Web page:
The main systems implemented have been:
E recruitment – applications can now be made directly via the Internet by prospective employees
E appraisal – appraisals are now done electronically, thus providing vital performance data information on line 8
SAP EIC – all contacts with employees whether via phone, fax or e-mail are recorded, thus providing a complete history of any contact. Trends are then analyzed to highlight any possible improvement opportunities
- Knowledge Management Portal – there are many people-related policies and procedures so we set out to create a database of everything we needed. This has been a challenge, but one we are well on the way to tackling.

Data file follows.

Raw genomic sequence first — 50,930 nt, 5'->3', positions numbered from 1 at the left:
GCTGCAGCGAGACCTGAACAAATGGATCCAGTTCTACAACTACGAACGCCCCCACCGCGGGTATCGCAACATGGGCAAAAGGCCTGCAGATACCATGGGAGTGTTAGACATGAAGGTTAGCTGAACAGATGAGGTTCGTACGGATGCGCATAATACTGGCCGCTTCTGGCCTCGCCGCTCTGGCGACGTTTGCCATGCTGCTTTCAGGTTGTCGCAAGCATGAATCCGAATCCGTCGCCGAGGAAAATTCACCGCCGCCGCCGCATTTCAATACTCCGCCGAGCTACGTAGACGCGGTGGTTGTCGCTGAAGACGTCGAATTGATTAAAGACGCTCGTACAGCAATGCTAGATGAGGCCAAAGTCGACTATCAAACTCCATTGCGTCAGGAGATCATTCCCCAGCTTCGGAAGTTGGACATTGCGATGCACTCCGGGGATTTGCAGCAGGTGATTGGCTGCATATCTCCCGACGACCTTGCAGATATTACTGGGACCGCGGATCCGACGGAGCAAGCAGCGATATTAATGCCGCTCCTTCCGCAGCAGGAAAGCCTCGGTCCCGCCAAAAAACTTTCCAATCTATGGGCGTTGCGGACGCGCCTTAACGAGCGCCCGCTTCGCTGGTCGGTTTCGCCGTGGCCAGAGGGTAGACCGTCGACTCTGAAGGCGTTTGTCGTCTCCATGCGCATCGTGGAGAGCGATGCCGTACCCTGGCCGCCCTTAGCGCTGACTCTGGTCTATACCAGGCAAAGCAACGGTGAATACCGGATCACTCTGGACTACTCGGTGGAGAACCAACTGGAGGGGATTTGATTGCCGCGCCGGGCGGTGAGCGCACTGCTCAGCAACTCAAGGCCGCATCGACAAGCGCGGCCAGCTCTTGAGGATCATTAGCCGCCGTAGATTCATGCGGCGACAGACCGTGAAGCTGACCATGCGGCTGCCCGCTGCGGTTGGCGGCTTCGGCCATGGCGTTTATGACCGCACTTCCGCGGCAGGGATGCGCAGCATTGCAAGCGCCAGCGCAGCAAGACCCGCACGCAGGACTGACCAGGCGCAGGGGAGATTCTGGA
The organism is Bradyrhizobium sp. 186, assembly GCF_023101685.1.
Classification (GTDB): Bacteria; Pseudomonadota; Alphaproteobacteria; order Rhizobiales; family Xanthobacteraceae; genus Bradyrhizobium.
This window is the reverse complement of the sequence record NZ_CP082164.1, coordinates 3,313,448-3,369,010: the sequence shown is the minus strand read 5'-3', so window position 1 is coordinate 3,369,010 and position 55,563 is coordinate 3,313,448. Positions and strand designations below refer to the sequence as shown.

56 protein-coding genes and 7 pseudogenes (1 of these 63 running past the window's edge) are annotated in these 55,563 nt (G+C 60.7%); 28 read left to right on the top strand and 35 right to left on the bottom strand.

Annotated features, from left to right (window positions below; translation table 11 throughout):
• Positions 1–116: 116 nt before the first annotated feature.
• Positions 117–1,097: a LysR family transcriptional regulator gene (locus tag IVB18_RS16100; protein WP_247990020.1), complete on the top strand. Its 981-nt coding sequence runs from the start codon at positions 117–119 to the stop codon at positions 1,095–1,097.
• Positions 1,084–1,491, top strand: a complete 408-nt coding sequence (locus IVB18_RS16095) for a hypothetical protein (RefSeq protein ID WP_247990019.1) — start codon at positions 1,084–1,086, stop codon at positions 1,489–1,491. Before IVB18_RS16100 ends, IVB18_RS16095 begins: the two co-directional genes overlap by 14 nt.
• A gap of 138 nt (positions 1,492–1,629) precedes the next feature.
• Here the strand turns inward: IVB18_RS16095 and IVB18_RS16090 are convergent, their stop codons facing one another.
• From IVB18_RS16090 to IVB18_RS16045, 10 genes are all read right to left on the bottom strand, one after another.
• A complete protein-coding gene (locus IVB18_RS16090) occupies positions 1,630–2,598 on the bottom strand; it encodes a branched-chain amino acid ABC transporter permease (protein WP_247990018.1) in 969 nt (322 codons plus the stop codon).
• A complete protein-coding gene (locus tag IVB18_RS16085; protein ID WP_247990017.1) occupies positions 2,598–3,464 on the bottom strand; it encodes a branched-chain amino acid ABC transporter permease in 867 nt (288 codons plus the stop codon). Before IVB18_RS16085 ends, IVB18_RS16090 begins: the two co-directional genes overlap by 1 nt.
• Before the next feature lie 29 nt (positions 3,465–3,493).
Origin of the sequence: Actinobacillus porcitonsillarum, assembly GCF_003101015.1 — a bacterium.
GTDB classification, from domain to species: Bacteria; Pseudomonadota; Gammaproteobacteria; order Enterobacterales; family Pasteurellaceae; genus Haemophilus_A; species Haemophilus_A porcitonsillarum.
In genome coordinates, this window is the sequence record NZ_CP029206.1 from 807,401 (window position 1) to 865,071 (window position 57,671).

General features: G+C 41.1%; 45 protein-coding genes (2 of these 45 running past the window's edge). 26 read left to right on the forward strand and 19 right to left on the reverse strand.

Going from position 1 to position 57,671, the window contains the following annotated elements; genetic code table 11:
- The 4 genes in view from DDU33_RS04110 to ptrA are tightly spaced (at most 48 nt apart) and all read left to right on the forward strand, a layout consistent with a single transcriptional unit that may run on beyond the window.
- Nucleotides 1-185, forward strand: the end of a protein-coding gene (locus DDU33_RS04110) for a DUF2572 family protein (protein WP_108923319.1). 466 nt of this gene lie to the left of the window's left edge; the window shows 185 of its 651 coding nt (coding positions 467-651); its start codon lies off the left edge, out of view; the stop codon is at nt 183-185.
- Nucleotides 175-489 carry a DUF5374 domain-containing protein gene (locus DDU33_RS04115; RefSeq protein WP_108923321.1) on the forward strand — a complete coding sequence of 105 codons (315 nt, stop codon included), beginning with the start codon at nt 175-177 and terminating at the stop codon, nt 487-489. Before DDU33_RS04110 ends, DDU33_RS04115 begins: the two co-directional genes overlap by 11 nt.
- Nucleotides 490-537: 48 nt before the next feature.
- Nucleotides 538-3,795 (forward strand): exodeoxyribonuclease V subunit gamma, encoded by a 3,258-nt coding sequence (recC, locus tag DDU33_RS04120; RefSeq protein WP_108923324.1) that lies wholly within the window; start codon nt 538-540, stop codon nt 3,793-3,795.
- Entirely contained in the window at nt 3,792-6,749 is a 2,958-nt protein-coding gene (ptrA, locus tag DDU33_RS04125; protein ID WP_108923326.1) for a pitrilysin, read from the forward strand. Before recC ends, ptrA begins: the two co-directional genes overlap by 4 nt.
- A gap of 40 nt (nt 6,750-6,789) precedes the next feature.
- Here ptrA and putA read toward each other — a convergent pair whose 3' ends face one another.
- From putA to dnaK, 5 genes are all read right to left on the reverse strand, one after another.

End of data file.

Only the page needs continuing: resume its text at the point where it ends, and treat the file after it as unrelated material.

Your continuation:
The key to any successful project outcome is to deliver the financial benefits that were promised by the project. In our case our financial benefits derived from headcount reduction. So from the outset, we ensured that all HR people were charged to a separate cost center owned by us. This enabled us to see the costs associated with the people that would be affected by the change. It also allowed us to have total transparency over the appointments process. Once a person was appointed we could then run a simple spreadsheet on a weekly basis to highlight the designation of the others, and track their movements. We met on a weekly basis to review our progress, too. Consequently, we could track our benefits with precision right back to the financial ledgers.